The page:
Tag Archives: sustainable monastery

Secular, Intellectual Monastery Designs

I’ve come to believe that if businesses treated their workers more like modern day monks in a for-profit secular monastery instead of disposable slaves then the economy would be more stable and (more importantly) the quality of life for human beings would be higher, which would, in turn, reduce all the social ailments that come along with an impoverished, discontented population.

Below are two architectural models I’ve designed that illustrate potential floor plans for secular monasteries as well as IKEA instructions for building walls and roofs. These models are not drawn to scale and are not final drafts. They also represent best-case (i.e. best funded) scenarios. Click on the pictures to enlarge them.

Brochure showing a 3-D design of a circular, sustainable monastery

Brochure showing the layout of a circular, sustainable monastery with a focus towards office work

Illustration of how to build sandbag walls. You stack sandbags.

If you enjoyed this post, you’ll also like these:

My Goals
Build a Better World
Buy a Better World
Talk About Saving the World
Be Better People

My 1-Point Plan On How To Save The World

There are rogue politicians and institutions who want to change the world for the better, but their voices are drowned out by countless other greedy and powerful politicians and institutions. Since there are so many problems of such great magnitude that need to be fixed, and there are so many people working so hard to keep them from being fixed from within the system, it’s extremely unlikely those problems can or will be fixed from within the system. Even if the system could be fixed, it would take years, possibly lifetimes for that to happen, and in the meantime, countless people will needlessly suffer and die.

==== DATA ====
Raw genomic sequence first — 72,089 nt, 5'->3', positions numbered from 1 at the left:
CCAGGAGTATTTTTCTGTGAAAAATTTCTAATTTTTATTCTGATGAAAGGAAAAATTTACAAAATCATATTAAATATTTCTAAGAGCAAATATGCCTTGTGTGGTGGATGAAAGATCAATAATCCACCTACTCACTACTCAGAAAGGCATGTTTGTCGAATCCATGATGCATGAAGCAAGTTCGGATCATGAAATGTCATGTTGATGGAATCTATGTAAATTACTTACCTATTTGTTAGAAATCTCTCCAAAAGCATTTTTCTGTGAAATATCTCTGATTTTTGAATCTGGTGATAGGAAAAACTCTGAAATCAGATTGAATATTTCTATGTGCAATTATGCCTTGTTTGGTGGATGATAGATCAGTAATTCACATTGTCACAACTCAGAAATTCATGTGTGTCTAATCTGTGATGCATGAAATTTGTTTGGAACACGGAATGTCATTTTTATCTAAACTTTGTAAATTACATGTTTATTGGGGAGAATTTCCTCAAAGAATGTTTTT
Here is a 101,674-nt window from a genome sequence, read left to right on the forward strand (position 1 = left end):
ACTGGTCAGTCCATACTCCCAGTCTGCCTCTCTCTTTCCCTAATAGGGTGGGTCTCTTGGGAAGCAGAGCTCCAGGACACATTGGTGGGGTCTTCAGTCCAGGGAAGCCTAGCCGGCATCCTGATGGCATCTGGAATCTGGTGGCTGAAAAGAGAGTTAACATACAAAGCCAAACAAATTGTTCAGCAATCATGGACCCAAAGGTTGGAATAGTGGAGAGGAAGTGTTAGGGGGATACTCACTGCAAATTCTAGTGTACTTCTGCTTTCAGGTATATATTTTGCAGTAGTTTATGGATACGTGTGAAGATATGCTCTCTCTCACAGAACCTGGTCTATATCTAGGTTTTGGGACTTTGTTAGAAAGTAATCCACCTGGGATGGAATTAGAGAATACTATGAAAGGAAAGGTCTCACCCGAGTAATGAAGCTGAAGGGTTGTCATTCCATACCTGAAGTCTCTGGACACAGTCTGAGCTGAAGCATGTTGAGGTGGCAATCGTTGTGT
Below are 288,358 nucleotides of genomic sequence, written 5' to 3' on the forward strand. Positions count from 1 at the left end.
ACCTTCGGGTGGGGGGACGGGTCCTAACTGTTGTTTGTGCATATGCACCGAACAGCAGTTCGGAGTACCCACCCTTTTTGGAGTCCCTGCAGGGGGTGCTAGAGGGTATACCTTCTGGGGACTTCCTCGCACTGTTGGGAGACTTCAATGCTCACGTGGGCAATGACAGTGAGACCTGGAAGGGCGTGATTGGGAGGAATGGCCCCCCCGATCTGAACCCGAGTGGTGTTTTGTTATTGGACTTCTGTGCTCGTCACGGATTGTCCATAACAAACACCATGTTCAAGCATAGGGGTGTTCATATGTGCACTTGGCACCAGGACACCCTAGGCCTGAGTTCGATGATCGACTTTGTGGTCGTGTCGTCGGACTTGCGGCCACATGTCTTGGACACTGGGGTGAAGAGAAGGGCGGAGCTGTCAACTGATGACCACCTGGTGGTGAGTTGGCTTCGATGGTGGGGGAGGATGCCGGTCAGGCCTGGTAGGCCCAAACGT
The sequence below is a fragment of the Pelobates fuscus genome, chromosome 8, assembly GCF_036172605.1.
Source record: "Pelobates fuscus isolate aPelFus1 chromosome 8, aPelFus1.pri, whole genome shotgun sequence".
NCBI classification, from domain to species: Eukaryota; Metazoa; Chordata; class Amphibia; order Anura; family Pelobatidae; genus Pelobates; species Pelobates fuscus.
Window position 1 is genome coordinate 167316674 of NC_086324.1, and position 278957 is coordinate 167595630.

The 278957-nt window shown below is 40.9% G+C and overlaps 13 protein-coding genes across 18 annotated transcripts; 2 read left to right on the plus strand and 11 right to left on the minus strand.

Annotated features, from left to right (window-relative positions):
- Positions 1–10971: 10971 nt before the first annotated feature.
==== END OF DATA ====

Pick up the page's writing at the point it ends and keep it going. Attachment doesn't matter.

The fastest, most effective way to make the fundamental changes the system needs is to build a new one from scratch. That solution might sound more difficult than fixing the old system, but I believe it’s not only realistic, but also relatively easy. You don’t even need to overthrow any existing government or ask permission to implement this solution. You just need to build a sustainable, organized village and expand it to support more and more people. This process can be started with less than one hundred thousand dollars.

One of the reasons why fixing the current system is borderline futile is because unsustainable cities are economically dependent on outside assistance to survive. Any Pacific islander can attest that dependence on outside assistance makes you the servant of those you’re dependent on. True freedom requires true independence, and that requires internal ecological and economic sustainability.

It doesn’t take much to build an economically sustainable village. All you need to get started is farmland, water and housing. If you construct your buildings with sand bags, you can make durable, well-insulated structures relatively inexpensively. Once you have a fully functioning farm that produces enough food to meet all your inhabitants’ dietary needs, then your farm will be able to support non-agricultural workers who can do anything from metallurgy to computer programming.

The farm should provide work space and living quarters to people who create vital products like clothing, household goods, medicine, and transportation. This will make the farm more sustainable and thus less dependent on outside assistance, which will make the hybrid office/farm village more independent. However, there’s no need to completely cut one’s self off from the rest of society. You still can and should trade with the outside world. The key is that a self-sufficient village doesn’t trade in order to survive. It trades in order to profit, and the more profitable it becomes, the more it can expand and build more farms and more work spaces. The more diverse types of businesses the farm supports, the more sustainable it will be.